Sunday, January 10, 2021

The War On Christmas

 I didn't hear much about that this year. It did come up yesterday in a story about Rosca de Reyes, the Latin American cakes that have a piece of fruit or an almond put in them at Christmas to represent the "hidden" (escaped to Egypt) Baby Jesus. An infant figurine is sometimes used. I had never heard of it until yesterday.  Presumably it is well-known to those who know more Mexicans.There was a controversy this year because some people thought it would be cute to use a Baby Yoda instead.  I don't know if 7 or 7,000 people got upset, but LGBT groups got wind of it, and decided that if conservative Christians were upset about it, they were going to support it, just because.  I don't know if it was 7 lesbians or 7,000 either.  The internet rapidly magnifies the pathological people looking for fight.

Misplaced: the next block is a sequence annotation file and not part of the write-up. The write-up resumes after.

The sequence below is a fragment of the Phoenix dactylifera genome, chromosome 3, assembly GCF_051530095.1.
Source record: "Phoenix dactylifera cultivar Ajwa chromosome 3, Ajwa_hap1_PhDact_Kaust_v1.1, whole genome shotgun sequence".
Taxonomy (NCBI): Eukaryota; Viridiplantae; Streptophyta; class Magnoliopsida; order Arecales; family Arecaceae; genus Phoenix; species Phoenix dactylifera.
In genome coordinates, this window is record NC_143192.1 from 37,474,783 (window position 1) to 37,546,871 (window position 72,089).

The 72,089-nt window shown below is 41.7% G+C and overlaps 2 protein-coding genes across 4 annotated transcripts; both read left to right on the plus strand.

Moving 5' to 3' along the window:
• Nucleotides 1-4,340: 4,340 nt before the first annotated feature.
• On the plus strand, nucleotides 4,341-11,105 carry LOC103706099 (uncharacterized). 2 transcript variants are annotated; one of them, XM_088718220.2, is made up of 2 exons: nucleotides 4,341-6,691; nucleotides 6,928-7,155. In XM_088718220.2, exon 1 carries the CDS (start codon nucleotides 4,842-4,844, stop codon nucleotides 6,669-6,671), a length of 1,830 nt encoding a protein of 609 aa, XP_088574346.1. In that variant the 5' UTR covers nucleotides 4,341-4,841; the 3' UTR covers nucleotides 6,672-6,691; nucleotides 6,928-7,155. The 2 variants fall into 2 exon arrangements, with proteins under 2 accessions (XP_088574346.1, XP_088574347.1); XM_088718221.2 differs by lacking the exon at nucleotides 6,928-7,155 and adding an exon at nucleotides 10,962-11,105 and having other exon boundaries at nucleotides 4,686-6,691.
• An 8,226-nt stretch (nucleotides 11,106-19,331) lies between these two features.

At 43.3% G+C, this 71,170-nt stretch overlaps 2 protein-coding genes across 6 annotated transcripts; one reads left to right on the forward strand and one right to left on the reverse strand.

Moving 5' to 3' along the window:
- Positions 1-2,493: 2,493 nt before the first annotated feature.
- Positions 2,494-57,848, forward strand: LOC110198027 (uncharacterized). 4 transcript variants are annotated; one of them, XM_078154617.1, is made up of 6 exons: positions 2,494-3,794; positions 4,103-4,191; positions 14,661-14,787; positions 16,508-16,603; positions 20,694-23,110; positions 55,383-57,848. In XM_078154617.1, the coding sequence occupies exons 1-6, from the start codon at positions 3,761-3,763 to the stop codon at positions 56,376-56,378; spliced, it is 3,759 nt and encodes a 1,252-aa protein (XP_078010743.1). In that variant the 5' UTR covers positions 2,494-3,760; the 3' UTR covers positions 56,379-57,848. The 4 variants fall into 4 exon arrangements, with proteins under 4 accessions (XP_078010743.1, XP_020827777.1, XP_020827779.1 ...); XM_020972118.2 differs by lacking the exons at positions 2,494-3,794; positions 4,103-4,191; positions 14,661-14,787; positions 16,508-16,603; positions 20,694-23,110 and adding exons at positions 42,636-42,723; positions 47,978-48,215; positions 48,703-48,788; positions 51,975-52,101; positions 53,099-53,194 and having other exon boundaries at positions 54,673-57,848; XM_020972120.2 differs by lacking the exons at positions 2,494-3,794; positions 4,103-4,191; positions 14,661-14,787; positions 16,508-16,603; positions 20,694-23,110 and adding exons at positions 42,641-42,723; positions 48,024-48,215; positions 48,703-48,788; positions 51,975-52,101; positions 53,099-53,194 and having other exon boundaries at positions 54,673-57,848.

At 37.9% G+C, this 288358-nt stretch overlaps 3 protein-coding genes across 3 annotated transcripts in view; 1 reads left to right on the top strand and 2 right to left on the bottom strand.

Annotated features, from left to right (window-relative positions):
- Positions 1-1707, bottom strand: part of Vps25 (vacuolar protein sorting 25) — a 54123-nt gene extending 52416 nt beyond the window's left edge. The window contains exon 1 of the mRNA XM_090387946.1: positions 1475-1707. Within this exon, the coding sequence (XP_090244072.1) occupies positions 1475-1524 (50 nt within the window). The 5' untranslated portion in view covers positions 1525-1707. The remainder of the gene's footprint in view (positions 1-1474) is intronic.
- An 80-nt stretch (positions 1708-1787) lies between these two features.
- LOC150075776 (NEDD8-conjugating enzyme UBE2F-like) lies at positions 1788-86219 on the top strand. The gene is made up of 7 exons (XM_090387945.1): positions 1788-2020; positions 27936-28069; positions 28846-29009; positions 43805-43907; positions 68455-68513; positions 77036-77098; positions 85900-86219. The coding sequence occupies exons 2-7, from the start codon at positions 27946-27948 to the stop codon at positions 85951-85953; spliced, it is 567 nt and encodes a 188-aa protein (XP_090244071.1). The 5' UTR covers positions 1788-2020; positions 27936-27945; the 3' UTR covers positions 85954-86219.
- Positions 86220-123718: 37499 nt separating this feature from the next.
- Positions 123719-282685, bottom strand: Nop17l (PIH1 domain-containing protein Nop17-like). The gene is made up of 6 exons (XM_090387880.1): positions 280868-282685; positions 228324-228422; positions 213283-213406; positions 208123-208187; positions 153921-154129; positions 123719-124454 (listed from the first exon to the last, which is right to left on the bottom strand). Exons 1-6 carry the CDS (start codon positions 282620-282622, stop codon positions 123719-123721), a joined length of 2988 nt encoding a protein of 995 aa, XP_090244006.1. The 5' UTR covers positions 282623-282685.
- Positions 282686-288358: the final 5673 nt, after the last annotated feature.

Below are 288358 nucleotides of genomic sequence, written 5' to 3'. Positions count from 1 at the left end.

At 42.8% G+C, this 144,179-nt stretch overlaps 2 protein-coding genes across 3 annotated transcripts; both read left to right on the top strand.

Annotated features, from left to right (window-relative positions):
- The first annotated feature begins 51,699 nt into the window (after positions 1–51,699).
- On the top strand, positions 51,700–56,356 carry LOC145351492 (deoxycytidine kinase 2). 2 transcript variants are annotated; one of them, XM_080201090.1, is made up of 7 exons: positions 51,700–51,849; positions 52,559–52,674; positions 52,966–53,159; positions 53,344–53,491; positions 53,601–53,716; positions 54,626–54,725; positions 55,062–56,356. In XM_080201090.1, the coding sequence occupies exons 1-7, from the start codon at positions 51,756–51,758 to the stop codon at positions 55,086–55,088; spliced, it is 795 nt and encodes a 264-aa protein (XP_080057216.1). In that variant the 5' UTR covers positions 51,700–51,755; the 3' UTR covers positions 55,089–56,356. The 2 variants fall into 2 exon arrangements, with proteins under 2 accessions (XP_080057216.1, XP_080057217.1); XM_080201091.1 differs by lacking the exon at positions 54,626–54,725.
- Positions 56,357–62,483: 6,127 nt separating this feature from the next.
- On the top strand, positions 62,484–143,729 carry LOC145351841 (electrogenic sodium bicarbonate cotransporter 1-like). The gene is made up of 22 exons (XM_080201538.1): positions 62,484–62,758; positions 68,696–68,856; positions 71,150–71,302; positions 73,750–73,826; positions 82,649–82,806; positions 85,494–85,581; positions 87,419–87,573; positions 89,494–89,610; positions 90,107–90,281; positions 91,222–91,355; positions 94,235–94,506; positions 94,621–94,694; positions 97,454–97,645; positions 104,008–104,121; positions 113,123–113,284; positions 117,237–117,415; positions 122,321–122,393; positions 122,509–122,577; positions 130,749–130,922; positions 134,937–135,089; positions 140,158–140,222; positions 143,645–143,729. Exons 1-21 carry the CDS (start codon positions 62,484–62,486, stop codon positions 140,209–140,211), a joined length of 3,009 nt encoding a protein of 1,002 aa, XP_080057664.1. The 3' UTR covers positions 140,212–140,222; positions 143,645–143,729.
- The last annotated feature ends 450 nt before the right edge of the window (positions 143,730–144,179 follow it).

The War on Christmas is an issue I have never had much interest in. I was already railing against secular songs used during Christmas celebrations at the Yule Log ceremony at William and Mary in 1974. I have since made more peace with pagan symbols versus secular deterioration into winter songs and Santa songs after reading Chesterton and Lewis on the subject, but I haven't moved much from my opinion that when caroling, "Silver Bells" or "Walkin' In A Winter Wonderland" are not appropriate. My wife has never fully subscribed to my opinion on this, I think largely because she was always in Chorus and learned to love many of these from the annual Christmas concerts. I was in choir, and we didn't sing "Sleigh Ride." To me, "Grandma Got Run Over By a Reindeer," and "Dominick the Donkey" are not worse spiritually, just a different style and mood.  The older winter songs may actually be worse, because they conjure images of older Christmases and good family times as if those are somehow closer to Christ - sort of what I think the Hallmark Channel does.  GOOD Christmas things, not this modern superficial nonsense like they have in those cities. I think those are also a war on Christmas.